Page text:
...Elena Kagan is a loyal Democrat who owes her Supreme Court appointment to President Barack Obama.* She is poised to review the constitutionality of Obama’s health care statute, which, if invalidated, might do serious damage to his re-election campaign as well as the Democratic Party. Even though it would be a hard decision to make, Elena Kagan should recuse herself from hearing challenges to the act.
So far it appears that only Republicans and conservatives want Kagan to recuse herself from hearing the case, while liberals and Democrats take the opposing view. I have been a liberal constitutional law professor for more than 20 years, and a loyal Democrat. I believe the Affordable Care Act is constitutional... That said, I believe that as a matter of both principle and law, Kagan should not hear the case.
...As many have pointed out, there are legitimate arguments that these rules point to recusal. Was Kagan a “counsel” or “adviser” on this issue? We know that she was on an e-mail exchange between her top deputy, Neal Katyal, and Associate Attorney General Tom Perrelli, about a meeting to discuss the litigation strategy for the ACA litigation, and lawyers in her office would be present. We also know she attended at least one meeting where the litigation was discussed... We don’t know how fully Kagan was involved because the White House (perhaps for legitimate reasons unrelated to this controversy) has not released all of the relevant emails about the matter...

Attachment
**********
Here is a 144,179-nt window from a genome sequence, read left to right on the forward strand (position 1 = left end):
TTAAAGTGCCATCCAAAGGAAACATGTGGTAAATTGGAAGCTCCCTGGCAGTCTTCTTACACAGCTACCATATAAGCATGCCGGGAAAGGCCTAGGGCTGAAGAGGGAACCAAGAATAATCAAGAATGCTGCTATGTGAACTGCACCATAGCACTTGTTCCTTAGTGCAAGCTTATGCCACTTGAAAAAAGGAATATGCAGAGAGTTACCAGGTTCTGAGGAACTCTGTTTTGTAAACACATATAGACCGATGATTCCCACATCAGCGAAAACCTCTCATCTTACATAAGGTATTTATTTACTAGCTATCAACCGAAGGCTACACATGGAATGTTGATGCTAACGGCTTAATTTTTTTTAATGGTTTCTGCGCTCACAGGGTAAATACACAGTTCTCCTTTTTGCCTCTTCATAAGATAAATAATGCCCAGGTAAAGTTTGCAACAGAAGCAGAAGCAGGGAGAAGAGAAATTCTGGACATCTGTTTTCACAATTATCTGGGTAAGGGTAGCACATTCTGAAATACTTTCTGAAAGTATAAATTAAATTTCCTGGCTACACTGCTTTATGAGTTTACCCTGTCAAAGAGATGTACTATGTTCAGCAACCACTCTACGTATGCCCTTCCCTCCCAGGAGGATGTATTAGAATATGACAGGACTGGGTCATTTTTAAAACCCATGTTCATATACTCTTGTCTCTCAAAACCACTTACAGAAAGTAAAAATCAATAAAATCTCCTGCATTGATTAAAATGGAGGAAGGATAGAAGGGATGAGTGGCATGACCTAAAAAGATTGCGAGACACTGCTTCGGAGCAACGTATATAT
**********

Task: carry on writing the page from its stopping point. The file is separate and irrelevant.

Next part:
We also know that Kagan wrote an e-mail to Laurence Tribe, a famous Harvard constitutional law professor who was also working for the administration at the time the law passed, in which she said, “I hear they have the votes, Larry!! Simply amazing.” The email's subject line was "fingers and toes crossed today!"
...She served as the solicitor general of the United States during the time that the ACA was furiously debated in Congress, discussed in town halls across the country, and enacted... [and] We know she celebrated the passage of the law.
...The Supreme Court is increasingly seen as a partisan political institution making political decisions instead of a true court deciding cases under the law. Justice Kagan has a golden moment to display that at least one Supreme Court justice has integrity and character that exceed her party loyalty and political past. If she sees herself as a political official who, because of the office she occupies, gets to cast an important vote on an issue that may decide an election, she should stay on the case. But, if she views herself as a judge of law who is obligated to approach legal issues objectively and open-mindedly without regard to partisan political outcomes, she ought to step aside. Nothing less than the integrity of the Supreme Court is at stake.
Thank you, professor, for demonstrating that at least one Democrat is capable of publicly advocating an ethical and intellectually honest course of action for Justice Kagan.
Hat tip: Mark Levin.